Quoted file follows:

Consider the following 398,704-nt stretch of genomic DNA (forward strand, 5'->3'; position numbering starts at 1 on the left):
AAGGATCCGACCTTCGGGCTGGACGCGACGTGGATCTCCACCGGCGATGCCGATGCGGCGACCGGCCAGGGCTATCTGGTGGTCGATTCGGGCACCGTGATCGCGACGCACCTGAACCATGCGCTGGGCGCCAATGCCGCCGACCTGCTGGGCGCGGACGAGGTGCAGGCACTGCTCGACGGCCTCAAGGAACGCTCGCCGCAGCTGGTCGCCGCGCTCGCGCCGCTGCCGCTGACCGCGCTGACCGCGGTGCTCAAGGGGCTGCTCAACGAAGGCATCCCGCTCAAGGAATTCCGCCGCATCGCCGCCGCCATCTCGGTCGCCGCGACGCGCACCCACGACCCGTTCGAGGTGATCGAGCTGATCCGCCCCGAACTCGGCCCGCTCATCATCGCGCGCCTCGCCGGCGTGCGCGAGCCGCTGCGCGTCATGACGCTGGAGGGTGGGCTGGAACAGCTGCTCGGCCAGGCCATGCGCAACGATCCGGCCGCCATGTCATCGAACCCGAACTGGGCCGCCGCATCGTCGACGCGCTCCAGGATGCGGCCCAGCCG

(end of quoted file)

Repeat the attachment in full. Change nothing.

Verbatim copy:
Consider the following 398,704-nt stretch of genomic DNA (forward strand, 5'->3'; position numbering starts at 1 on the left):
AAGGATCCGACCTTCGGGCTGGACGCGACGTGGATCTCCACCGGCGATGCCGATGCGGCGACCGGCCAGGGCTATCTGGTGGTCGATTCGGGCACCGTGATCGCGACGCACCTGAACCATGCGCTGGGCGCCAATGCCGCCGACCTGCTGGGCGCGGACGAGGTGCAGGCACTGCTCGACGGCCTCAAGGAACGCTCGCCGCAGCTGGTCGCCGCGCTCGCGCCGCTGCCGCTGACCGCGCTGACCGCGGTGCTCAAGGGGCTGCTCAACGAAGGCATCCCGCTCAAGGAATTCCGCCGCATCGCCGCCGCCATCTCGGTCGCCGCGACGCGCACCCACGACCCGTTCGAGGTGATCGAGCTGATCCGCCCCGAACTCGGCCCGCTCATCATCGCGCGCCTCGCCGGCGTGCGCGAGCCGCTGCGCGTCATGACGCTGGAGGGTGGGCTGGAACAGCTGCTCGGCCAGGCCATGCGCAACGATCCGGCCGCCATGTCATCGAACCCGAACTGGGCCGCCGCATCGTCGACGCGCTCCAGGATGCGGCCCAGCCG